Capital flight  

Published: January 31, 2019 22:06:48 | Updated: February 02, 2019 22:19:16


Euphemistically called siphoning off unaccounted for -and perhaps unearned -money in hundreds of billions from weaker economies to the stronger ones, the criminal practice has left the global wealth distribution even more lop-sided than it should have been. When the governments of such countries frantically appeal for investment from different sources, a section of money launderers from there are used to siphoning off amounts as large as can finance a substantial portion of their annual development programmes. The latest report of the Global Financial Integrity (GFI), a Washington-based consultant, estimates that illicit outflows from the developing countries stood at $600 billion in 2015. Bangladesh's share in the capital flight was $5.9 billion. But this is a conservative estimate because only the mis-invoicing in trade transaction with the advanced economies has been taken into account here. In what is called capital's reverse flight, Bangladesh also received $2.8 billion.

Clearly, the picture of capital or wealth flight from Bangladesh is incomplete. As high as 90 per cent of Bangladesh's export is with the developed countries and 70 per cent of its import involves developing countries. China and India being the largest trade partners in this regard, much of the malpractice remains outside the ambience of the GFI calculation. This points to the fact that the outflow of capital is far larger than the $5.9 billion. Even this amount is enough to finance one and a half Padma bridge. A reminder of the row over the World Bank financing of the bridge then should anger any patriotic person in this country. Some people are fleecing the nation in order to illegally transfer money beyond the border for all kinds of dubious purposes. Some have second homes in Malaysia and Canada and others have deposited huge amounts with the Swiss Bank. What still others have done in lands considered holiday havens may be beyond imagination.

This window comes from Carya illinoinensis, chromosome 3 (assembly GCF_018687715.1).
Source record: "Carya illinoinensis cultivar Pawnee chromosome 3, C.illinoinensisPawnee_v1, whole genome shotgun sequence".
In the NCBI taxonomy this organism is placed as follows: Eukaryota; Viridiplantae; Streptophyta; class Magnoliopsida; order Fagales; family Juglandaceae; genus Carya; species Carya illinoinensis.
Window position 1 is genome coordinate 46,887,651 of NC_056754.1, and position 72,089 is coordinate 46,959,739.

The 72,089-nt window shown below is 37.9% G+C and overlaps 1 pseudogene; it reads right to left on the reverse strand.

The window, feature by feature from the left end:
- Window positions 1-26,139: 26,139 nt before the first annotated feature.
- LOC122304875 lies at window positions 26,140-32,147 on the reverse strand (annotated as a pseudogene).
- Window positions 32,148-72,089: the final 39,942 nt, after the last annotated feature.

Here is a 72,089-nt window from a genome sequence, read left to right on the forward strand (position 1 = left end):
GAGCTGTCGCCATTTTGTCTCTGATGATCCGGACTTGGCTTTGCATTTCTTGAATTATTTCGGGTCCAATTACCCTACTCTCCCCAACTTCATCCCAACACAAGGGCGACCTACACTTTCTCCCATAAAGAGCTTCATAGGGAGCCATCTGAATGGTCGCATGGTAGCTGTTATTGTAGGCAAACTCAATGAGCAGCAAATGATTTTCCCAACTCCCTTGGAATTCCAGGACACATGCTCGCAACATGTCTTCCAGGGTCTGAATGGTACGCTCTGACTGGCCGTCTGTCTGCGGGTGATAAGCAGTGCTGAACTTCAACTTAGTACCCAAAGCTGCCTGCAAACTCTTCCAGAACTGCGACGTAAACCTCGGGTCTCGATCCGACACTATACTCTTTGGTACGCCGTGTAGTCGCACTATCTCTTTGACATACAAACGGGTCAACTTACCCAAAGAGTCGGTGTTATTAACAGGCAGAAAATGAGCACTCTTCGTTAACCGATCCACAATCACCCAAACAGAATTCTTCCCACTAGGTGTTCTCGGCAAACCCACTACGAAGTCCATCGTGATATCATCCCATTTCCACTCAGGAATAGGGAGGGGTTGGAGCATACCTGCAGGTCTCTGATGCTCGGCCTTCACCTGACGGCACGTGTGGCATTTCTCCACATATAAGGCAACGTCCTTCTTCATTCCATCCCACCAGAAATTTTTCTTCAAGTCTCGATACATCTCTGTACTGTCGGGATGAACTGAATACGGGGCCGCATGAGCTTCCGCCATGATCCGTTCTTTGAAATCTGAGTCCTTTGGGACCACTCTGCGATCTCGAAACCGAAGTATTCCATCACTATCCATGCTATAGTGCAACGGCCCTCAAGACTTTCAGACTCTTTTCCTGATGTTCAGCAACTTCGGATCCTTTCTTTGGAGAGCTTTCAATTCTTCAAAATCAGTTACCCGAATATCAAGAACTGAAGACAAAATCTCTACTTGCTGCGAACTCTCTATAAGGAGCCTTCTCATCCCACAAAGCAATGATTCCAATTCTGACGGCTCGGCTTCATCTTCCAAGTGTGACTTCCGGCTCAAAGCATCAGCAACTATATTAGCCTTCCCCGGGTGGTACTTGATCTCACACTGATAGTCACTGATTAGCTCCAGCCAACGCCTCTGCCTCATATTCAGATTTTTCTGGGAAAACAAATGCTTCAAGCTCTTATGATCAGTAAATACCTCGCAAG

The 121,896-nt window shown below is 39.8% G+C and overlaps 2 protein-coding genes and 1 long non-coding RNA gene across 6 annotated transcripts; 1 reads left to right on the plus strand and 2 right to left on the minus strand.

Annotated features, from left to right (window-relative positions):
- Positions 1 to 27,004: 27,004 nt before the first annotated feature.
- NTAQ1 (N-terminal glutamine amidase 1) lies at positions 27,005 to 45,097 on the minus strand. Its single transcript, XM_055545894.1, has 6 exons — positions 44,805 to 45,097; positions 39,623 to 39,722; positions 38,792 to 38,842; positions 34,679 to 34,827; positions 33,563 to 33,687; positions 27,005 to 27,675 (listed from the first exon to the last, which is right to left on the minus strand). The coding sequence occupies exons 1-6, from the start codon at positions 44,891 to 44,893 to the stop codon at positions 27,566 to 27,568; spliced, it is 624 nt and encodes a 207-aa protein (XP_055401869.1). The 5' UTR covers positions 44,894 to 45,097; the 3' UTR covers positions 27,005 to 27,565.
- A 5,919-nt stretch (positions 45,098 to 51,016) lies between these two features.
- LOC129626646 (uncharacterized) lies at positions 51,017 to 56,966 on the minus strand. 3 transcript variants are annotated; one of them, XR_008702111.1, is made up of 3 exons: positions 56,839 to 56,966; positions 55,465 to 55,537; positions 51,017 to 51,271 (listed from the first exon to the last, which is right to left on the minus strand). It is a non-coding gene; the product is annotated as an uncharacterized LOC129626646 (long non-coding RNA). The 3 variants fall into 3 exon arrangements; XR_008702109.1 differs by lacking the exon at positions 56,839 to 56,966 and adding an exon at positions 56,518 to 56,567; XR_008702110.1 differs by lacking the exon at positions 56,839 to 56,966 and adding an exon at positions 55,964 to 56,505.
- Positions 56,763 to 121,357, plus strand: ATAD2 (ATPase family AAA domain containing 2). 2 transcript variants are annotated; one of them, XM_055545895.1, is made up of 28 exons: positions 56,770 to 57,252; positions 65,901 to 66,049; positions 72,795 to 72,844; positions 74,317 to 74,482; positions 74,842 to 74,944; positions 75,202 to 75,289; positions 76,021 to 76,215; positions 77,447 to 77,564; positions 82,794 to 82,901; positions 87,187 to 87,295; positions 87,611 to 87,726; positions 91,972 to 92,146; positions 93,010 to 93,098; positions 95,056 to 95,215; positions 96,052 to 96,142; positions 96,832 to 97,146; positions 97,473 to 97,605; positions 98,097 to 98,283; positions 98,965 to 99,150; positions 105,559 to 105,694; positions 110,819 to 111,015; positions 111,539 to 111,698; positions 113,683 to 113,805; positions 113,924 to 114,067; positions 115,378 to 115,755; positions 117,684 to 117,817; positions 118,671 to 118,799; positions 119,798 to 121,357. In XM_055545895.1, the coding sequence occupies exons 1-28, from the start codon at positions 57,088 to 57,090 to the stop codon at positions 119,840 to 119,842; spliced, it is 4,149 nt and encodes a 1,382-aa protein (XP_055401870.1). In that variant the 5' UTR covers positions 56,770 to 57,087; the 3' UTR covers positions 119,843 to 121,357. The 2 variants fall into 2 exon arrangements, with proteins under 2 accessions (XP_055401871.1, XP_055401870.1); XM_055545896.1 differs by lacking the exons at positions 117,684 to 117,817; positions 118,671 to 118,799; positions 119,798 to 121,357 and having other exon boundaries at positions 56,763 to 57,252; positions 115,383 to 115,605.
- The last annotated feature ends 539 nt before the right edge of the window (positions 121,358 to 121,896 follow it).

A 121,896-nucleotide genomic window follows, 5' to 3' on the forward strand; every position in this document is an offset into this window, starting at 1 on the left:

However, all this is a confirmation of wealth creation. The sad thing is that it is created illegally. People have to hide their ways of earning and the amount of income in order not to share with their countrymen the dividends such resources could produce. This calls for business and trade integrity. Wealth earned honestly and then invested properly could expedite the country's development process at a faster rate where unemployment and poverty would have been a thing of the past quite sometime ago.

Notwithstanding such criminal financial practices, the country has come a long way off from its basket case rubric. If the privileged and dishonest did not go on the treacherous course to drain its resources, the country could finance more of its development agendas by its own resources. In the past three years not covered by the GFI report, the capital flight may have gone up many times over. If the hot money that also flies out of the country -- perhaps in greater amount -- is taken into account, the total wealth creation looks more than impressive. But unfortunately, the money flight has deprived the country not only of investment but also of revenue earning by the exchequer. This is unpardonable. Mandatory maintenance of financial account and its effective monitoring by the government may be of help in minimising capital flight.       

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